8% hydrophobic silica particles 92% Alpha-Oil C (parafiinic mineral oil) The product obtained was a smooth flowing liquid which was completely fluid at room temperature.

EXAMPLE 3 The product of this sample was obtained by mixing 75 parts by weight of the product obtained from Example 1 with 25 parts by weight of the product obtained in Example 2. The resulting composition according was:

4.73%aluminum oxide particles (Alon C) 2.00% hydropholic silica particles 90.05% paraflinic mineral oil (Alpha-Oil C) 2.70% fatty acids (Neofat 1859) 0.34% calcium hydroxide 0.18% surfactant (Union Carbide L-45) The product was a smooth-flowing liquid.

6 cordance with Example 2. The composition accordingly was:

The product obtained was evenuly mixed and fluid at room temperature.

EXAMPLE 5 The product of the example was prepared by mixing parts by weight of the product obtained in Example 1 with 50 parts by weight of the product obtained in accordance with Example 2. This composition accordingly was composed of:

aluminum oxide particles (Alon-C) hydrophobic silica particles fatty acid (Neofat 1859) 0.23% calcium hydroxide 0.12% surfactant 90.70% parafiinic hydrocarbon oil The product obtained was a smooth flowing liquid.

Defoaming capacity of the composition of Examples 1 through 5 The compositions of Examples 1-5 were tested according to the procedure outlined above. In the tests the fibers were those obtained from the suorce indicated under the appropriate heading of the tables illustrating the results obtained. In some of the tests, the present compositions were also compared with various commercially available products. These products are composed essentially of hydrophobic silica dispersed in various waterinsoluble hydrocarbons, such as mineral oils. The products differ in silica content and in some cases the products contained surface active agents.

Since the activity of these commercial products relates to the hydrophobic silica content, the products are described in this manner.

Product A contains 10% by weight hydrophobic silica. Product B contains 20% by weight hydrophobic silica. Product C contains 12% by weight hydrophobic silica. Product D contains 15% by weight hydrophobic silica.

The concentration of the defoamer was approximately 0.01 gram which represented about 0.02% by weight of the dissolved solids of the black liquor.

TABLE 1 Percent by weight Percent by weight based upon total Foam height (cm.) at designated weight in intervals- Alumi- Hydroformulation Time Composition num phobic 10 20 30 (sec.) or ot Source of fiber oxide silica Aluminum Silica sec. sec. sec. See. sec. see. overflow Example 1--.- Pulp mill located in Marylandsouthern pine 6. 3 28 fiber used to produce pulp.

do 8. 0 25 do. 2. 0 53 .do. 6. 0 5 Example 5 do 3. 5 4. 0 116 Example 1-... Pulp mill located in Caliiorniaspruce fiber 6.3 13 Example 2 d 8. 0 29 Example 3 2. 0 4 Example 4 .d 6.0 53 Example 5 do 3. 15 4. 0 7

1 Le. time required for foam to reach 800 cm.

EXAMPLE 4 The product of this example was obtained by mixing 25 parts by weight of the product obtained in Example 1 with 75 parts by weight of the product obtained in accombination yielded results which were superior to the results obtained with defoamers containing either of the ingredients above. For example with the pulp from the Maryland based pulp mill, the product containing 4.73%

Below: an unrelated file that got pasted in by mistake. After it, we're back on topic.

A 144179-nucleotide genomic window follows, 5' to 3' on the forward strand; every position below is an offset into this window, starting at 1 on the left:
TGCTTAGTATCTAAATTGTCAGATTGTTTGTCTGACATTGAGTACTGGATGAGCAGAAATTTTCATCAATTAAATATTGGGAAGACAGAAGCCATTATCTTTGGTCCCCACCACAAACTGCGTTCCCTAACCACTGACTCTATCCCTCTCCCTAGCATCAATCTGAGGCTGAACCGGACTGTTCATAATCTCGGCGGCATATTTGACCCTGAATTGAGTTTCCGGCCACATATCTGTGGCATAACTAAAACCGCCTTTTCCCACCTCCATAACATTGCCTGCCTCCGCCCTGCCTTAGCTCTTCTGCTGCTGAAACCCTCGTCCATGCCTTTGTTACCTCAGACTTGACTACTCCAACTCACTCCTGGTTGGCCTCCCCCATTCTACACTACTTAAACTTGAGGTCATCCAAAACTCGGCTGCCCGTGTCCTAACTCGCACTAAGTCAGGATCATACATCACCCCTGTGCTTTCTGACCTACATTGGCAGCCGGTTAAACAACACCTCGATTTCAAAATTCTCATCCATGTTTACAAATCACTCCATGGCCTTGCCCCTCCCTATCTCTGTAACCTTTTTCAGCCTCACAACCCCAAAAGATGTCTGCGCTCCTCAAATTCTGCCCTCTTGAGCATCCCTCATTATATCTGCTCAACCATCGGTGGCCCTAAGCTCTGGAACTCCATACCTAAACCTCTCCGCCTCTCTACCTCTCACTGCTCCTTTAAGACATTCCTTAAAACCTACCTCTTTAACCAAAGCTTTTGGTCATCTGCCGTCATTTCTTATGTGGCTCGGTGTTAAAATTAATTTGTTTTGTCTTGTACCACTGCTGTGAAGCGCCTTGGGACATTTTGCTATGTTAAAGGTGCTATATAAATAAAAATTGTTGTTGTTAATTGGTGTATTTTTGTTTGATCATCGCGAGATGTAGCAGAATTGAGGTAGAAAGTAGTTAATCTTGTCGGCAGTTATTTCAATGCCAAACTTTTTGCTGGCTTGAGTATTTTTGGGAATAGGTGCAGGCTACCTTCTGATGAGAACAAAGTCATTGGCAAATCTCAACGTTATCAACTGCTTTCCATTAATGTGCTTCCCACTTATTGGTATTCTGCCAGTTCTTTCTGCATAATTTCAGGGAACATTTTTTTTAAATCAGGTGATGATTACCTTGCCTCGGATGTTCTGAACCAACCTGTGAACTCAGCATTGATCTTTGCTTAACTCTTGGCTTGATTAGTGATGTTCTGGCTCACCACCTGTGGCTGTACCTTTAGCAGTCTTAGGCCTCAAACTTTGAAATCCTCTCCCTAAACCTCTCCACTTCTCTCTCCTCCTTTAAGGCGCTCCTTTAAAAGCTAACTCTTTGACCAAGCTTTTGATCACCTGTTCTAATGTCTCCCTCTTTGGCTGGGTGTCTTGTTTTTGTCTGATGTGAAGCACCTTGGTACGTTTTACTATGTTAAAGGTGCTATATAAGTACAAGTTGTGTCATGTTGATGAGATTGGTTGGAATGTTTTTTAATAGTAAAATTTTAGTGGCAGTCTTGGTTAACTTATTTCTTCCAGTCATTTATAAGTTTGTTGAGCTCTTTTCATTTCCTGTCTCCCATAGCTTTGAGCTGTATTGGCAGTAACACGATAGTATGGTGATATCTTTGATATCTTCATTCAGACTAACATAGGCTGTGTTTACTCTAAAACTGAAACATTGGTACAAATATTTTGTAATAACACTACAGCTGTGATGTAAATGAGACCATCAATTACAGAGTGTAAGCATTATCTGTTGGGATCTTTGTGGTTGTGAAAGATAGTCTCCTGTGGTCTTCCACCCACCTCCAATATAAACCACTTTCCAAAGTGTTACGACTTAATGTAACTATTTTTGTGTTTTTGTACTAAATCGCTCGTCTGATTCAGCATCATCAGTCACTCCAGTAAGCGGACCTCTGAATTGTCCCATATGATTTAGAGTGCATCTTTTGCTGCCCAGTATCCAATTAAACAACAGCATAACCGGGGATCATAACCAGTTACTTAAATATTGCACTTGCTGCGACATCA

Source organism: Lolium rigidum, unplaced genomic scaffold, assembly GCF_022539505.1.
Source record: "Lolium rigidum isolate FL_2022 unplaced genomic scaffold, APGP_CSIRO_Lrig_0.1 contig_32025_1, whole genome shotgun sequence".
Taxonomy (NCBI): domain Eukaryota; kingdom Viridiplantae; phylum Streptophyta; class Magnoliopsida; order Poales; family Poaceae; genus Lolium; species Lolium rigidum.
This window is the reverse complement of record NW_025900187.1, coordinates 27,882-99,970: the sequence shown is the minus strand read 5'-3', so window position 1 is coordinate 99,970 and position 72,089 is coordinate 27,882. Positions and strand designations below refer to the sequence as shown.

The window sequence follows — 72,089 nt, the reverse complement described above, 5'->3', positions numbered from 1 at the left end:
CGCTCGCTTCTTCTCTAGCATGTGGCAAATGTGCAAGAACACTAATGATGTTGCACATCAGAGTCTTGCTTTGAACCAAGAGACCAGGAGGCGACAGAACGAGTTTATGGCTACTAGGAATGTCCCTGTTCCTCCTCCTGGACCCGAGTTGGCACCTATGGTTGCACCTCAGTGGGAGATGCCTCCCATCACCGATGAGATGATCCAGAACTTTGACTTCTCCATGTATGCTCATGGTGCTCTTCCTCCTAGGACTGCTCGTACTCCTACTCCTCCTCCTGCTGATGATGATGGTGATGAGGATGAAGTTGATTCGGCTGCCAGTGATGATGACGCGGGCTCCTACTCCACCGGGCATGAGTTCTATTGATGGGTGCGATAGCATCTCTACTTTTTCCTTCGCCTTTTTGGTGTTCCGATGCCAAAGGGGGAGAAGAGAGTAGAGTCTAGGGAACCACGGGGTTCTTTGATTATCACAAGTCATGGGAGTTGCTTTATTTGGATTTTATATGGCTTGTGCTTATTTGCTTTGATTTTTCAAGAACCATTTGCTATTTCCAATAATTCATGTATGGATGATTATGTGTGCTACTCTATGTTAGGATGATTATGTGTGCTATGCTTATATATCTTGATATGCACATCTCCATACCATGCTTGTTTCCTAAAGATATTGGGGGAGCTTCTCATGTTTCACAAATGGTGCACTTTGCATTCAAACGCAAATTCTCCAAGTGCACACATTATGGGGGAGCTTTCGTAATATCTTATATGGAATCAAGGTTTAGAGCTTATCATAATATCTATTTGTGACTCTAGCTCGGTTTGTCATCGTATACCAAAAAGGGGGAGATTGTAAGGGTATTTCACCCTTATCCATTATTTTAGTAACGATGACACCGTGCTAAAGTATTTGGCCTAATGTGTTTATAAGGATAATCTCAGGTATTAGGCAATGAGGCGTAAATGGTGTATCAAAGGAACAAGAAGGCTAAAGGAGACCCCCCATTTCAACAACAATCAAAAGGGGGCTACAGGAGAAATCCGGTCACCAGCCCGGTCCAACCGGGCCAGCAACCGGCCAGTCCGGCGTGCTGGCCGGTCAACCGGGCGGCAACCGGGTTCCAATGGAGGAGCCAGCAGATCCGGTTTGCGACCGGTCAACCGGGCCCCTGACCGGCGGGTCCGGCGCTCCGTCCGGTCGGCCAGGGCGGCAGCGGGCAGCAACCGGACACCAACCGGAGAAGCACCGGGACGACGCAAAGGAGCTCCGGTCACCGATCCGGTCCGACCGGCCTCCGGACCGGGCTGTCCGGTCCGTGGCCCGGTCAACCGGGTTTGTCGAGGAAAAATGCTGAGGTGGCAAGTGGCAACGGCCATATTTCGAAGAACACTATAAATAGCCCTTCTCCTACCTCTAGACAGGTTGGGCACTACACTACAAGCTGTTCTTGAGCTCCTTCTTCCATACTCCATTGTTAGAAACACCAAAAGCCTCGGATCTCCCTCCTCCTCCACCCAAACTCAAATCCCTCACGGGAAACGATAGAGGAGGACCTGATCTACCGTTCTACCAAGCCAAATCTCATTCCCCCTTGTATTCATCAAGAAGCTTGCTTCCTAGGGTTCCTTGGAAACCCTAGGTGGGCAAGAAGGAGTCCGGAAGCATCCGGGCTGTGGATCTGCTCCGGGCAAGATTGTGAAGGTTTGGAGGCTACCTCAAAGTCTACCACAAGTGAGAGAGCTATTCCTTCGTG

8 tive than defoamers containing the respective particles alone. For example, with the pulp derived from the mill located in Georgia, the composition of Example 3 was substantially more effective than any of the other comaluminum oxide and 2.0% hydrophobic silica particles 5 positions. With the pulp obtained from the mill located in was approximately two times as effective as the defoamers Mississippi, the composition of Example 4 was significontaining respectively, 6.3% and 8% of the particular cantly more effective than the remaining compositions, particles. The same was true for the defoamer containing while with the pulp obtained from the mills located in the 1.58%-6.0% combination, while the composition con- New Hampshire and Pennsylvania, the composition of talf1111g'3-15% and Over 4 tlmes as efiectlve- 1 Example 5 was substantially more effective than any of the Accordingly the synergism 1s lllustrated by the recorded mhem k data. t The test conducted and data collected in Table 2 clearly AS earhe'r g however g a given substantiates the synergistic type situations which were Pulp system Sue t temperature egre? agl ype ascertained during the initial testing, the results of which wood fiber etc. will not always permit the obtention of are recorded in Table 1 linear type data for all difierent concentrations for the respective particles. In some applications, the defoaming EXAMPLE 6 composition comprising 4.73% aluminum oxide and 2.0% hy p $1110? l y Show only synerfilsm Whlle In order to establish the in-mill effectiveness of the m the same apPllcafiqn the )mposltlon gPt 15% compositions, the in-lab data collected for the Maryland a 60% f g g i particles may ex lblt a Substan' based mil was considered, and the data indicated that the Hal g g' 13.11 n fou d to behav s composition of Example 5 was the most effective. In- Y F 3 Pa c m 1 a 10 1 n e y mill trial quantities of this product were produced and ergistically as is evidenced by the data of Table 1, then an immm, trial was erformed The mill we w in a particular mill application or in a test procedure using t t 1 F d ass the fiber of the mill, various formulations of the composirun a approxlma e y K a Pro uctlfm rate 0 tion can be tested to ascertain what particular composition 150 tons T' The P P utlhzed wasfienved. fl'cm is effective for that particular application or fiber. Southern The P was p f y 1n thfi The data as contained in Table 2 substantiates this prembrown stflck Washer 1n the P p QPF ise since in all situations at least one formulation was The trial revealed that th composition Was quite effecfound to exhibit a pronounced effect which could not have tive for the purpose and that a feed rate of 10 parts per been predicated from using defoamers containing the inmillion offered a 20% improvement on a cost performdividual particles alone. The test procedure was that as ance basis over the defoamer the plant was using. The dedescribed above. foamer used by the mill contained only hydrophobic TABLE 2 Percent by weight Foam height (cm.) after designated intervals- Time Alumi- Hydro- (sec.)